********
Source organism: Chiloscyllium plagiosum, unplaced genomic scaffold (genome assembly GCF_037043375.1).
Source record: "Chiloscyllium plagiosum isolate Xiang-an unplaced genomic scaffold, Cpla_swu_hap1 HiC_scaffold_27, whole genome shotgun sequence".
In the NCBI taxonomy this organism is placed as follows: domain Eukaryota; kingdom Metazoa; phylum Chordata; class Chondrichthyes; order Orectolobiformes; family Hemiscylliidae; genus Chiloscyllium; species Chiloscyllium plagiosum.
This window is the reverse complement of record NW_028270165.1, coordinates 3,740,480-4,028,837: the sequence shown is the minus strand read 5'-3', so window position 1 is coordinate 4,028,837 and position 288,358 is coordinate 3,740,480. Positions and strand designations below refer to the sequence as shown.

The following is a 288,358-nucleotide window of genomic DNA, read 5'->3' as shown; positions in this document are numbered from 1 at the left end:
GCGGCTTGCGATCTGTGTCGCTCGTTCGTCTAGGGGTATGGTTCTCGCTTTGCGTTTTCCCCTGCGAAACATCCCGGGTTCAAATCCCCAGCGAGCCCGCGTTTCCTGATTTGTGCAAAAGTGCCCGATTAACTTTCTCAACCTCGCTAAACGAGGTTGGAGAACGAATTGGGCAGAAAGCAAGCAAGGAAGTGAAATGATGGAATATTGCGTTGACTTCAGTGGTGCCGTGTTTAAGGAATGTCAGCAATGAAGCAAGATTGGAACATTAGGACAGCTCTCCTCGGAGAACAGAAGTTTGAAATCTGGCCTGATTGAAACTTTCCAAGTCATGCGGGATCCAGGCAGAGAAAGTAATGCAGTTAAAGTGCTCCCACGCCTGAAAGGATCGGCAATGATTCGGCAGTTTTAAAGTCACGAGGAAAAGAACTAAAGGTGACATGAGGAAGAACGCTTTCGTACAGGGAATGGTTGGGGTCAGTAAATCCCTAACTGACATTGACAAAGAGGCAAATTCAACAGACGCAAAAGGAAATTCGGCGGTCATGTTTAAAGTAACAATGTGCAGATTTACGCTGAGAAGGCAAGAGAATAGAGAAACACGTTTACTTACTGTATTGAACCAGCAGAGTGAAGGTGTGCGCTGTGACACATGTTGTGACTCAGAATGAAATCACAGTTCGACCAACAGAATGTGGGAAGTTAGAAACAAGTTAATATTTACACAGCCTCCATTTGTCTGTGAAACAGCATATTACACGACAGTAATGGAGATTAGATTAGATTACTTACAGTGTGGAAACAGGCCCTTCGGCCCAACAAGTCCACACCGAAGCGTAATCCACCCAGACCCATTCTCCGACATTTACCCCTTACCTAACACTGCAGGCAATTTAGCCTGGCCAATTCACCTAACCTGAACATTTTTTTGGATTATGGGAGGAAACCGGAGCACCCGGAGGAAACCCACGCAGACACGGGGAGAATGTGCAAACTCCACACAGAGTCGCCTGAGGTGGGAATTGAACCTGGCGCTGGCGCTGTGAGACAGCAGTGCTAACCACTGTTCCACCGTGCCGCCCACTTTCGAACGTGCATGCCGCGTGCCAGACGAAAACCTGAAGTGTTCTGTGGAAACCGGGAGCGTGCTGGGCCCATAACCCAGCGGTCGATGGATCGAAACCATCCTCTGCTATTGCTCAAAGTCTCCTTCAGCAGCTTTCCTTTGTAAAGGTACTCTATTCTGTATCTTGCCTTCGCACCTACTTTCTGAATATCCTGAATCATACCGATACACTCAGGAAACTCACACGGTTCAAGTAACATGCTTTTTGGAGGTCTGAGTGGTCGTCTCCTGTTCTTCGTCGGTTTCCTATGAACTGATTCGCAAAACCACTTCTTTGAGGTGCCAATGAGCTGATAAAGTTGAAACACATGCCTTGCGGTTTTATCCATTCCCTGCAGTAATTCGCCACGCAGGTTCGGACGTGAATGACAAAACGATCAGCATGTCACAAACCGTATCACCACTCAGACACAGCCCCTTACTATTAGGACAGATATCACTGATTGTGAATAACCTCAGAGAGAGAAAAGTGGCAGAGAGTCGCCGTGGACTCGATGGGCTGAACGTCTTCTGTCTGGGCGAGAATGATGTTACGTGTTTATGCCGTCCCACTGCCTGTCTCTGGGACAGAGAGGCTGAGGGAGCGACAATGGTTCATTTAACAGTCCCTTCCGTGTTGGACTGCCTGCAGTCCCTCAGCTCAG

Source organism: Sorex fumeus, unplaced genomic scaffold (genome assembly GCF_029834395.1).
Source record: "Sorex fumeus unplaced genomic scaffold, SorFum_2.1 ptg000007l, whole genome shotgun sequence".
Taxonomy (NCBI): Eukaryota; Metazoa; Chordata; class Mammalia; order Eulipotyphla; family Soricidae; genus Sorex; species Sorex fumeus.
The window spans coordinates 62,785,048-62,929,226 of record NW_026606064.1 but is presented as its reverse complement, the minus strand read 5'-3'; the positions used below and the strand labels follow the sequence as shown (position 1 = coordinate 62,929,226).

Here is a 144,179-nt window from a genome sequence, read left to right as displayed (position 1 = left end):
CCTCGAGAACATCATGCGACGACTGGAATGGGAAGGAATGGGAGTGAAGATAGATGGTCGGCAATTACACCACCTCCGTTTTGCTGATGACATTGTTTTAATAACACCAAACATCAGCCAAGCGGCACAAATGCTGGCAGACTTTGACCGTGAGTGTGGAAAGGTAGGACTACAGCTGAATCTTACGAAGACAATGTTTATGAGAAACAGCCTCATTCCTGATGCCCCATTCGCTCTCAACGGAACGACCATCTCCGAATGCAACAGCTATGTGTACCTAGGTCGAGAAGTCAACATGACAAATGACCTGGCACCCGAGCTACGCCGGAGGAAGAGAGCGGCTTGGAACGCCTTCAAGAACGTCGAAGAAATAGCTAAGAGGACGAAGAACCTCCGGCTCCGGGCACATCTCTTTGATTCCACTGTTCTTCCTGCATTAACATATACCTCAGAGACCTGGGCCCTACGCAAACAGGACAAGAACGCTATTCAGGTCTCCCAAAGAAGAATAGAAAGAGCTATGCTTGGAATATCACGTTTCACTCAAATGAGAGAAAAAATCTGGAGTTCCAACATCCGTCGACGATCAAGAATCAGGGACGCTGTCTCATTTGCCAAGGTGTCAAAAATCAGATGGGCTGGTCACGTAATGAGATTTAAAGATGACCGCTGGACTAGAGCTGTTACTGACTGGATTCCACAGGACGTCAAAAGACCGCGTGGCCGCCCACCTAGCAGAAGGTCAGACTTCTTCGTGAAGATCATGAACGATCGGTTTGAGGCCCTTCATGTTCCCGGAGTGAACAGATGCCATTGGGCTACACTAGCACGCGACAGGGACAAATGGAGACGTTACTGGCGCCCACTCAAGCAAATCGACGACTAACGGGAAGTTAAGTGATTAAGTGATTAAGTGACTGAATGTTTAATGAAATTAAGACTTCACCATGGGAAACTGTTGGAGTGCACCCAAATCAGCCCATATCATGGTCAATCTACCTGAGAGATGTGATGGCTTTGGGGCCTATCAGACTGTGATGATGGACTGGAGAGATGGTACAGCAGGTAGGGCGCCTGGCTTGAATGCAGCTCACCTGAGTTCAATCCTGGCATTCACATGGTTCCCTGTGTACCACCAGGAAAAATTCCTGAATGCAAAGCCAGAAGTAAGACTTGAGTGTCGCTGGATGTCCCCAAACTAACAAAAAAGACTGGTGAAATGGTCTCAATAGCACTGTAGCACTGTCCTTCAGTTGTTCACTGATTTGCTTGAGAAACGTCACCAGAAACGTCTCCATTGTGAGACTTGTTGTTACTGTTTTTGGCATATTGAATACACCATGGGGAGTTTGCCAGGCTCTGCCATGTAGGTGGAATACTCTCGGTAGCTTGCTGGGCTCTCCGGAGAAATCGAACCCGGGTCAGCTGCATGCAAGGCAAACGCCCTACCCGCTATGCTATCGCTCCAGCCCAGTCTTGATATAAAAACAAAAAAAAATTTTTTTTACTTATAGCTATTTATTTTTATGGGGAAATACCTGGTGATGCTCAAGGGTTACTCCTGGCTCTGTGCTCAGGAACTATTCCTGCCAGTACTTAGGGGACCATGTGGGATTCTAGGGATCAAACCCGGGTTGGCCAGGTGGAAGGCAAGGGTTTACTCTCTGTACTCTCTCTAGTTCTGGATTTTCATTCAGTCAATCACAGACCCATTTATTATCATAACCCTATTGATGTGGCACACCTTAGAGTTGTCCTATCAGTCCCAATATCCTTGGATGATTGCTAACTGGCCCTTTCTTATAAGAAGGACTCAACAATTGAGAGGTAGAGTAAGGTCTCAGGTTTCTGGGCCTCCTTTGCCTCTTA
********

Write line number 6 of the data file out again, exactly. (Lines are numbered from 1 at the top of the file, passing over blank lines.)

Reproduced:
GCGGCTTGCGATCTGTGTCGCTCGTTCGTCTAGGGGTATGGTTCTCGCTTTGCGTTTTCCCCTGCGAAACATCCCGGGTTCAAATCCCCAGCGAGCCCGCGTTTCCTGATTTGTGCAAAAGTGCCCGATTAACTTTCTCAACCTCGCTAAACGAGGTTGGAGAACGAATTGGGCAGAAAGCAAGCAAGGAAGTGAAATGATGGAATATTGCGTTGACTTCAGTGGTGCCGTGTTTAAGGAATGTCAGCAATGAAGCAAGATTGGAACATTAGGACAGCTCTCCTCGGAGAACAGAAGTTTGAAATCTGGCCTGATTGAAACTTTCCAAGTCATGCGGGATCCAGGCAGAGAAAGTAATGCAGTTAAAGTGCTCCCACGCCTGAAAGGATCGGCAATGATTCGGCAGTTTTAAAGTCACGAGGAAAAGAACTAAAGGTGACATGAGGAAGAACGCTTTCGTACAGGGAATGGTTGGGGTCAGTAAATCCCTAACTGACATTGACAAAGAGGCAAATTCAACAGACGCAAAAGGAAATTCGGCGGTCATGTTTAAAGTAACAATGTGCAGATTTACGCTGAGAAGGCAAGAGAATAGAGAAACACGTTTACTTACTGTATTGAACCAGCAGAGTGAAGGTGTGCGCTGTGACACATGTTGTGACTCAGAATGAAATCACAGTTCGACCAACAGAATGTGGGAAGTTAGAAACAAGTTAATATTTACACAGCCTCCATTTGTCTGTGAAACAGCATATTACACGACAGTAATGGAGATTAGATTAGATTACTTACAGTGTGGAAACAGGCCCTTCGGCCCAACAAGTCCACACCGAAGCGTAATCCACCCAGACCCATTCTCCGACATTTACCCCTTACCTAACACTGCAGGCAATTTAGCCTGGCCAATTCACCTAACCTGAACATTTTTTTGGATTATGGGAGGAAACCGGAGCACCCGGAGGAAACCCACGCAGACACGGGGAGAATGTGCAAACTCCACACAGAGTCGCCTGAGGTGGGAATTGAACCTGGCGCTGGCGCTGTGAGACAGCAGTGCTAACCACTGTTCCACCGTGCCGCCCACTTTCGAACGTGCATGCCGCGTGCCAGACGAAAACCTGAAGTGTTCTGTGGAAACCGGGAGCGTGCTGGGCCCATAACCCAGCGGTCGATGGATCGAAACCATCCTCTGCTATTGCTCAAAGTCTCCTTCAGCAGCTTTCCTTTGTAAAGGTACTCTATTCTGTATCTTGCCTTCGCACCTACTTTCTGAATATCCTGAATCATACCGATACACTCAGGAAACTCACACGGTTCAAGTAACATGCTTTTTGGAGGTCTGAGTGGTCGTCTCCTGTTCTTCGTCGGTTTCCTATGAACTGATTCGCAAAACCACTTCTTTGAGGTGCCAATGAGCTGATAAAGTTGAAACACATGCCTTGCGGTTTTATCCATTCCCTGCAGTAATTCGCCACGCAGGTTCGGACGTGAATGACAAAACGATCAGCATGTCACAAACCGTATCACCACTCAGACACAGCCCCTTACTATTAGGACAGATATCACTGATTGTGAATAACCTCAGAGAGAGAAAAGTGGCAGAGAGTCGCCGTGGACTCGATGGGCTGAACGTCTTCTGTCTGGGCGAGAATGATGTTACGTGTTTATGCCGTCCCACTGCCTGTCTCTGGGACAGAGAGGCTGAGGGAGCGACAATGGTTCATTTAACAGTCCCTTCCGTGTTGGACTGCCTGCAGTCCCTCAGCTCAG